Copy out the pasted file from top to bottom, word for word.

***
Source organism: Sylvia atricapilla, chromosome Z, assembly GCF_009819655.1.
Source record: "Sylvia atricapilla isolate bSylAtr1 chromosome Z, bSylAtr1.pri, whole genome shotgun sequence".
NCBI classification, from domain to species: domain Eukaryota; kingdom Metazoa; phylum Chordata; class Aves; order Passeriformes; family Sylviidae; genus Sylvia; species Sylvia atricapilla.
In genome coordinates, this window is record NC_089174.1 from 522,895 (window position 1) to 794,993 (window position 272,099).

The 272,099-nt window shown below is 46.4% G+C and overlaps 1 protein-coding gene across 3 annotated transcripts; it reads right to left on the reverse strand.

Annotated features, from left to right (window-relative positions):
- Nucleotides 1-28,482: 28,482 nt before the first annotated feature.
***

Source organism: Sylvia atricapilla, chromosome Z, assembly GCF_009819655.1.
Source record: "Sylvia atricapilla isolate bSylAtr1 chromosome Z, bSylAtr1.pri, whole genome shotgun sequence".
NCBI classification, from domain to species: domain Eukaryota; kingdom Metazoa; phylum Chordata; class Aves; order Passeriformes; family Sylviidae; genus Sylvia; species Sylvia atricapilla.
In genome coordinates, this window is record NC_089174.1 from 522,895 (window position 1) to 794,993 (window position 272,099).

The 272,099-nt window shown below is 46.4% G+C and overlaps 1 protein-coding gene across 3 annotated transcripts; it reads right to left on the reverse strand.

Annotated features, from left to right (window-relative positions):
- Nucleotides 1-28,482: 28,482 nt before the first annotated feature.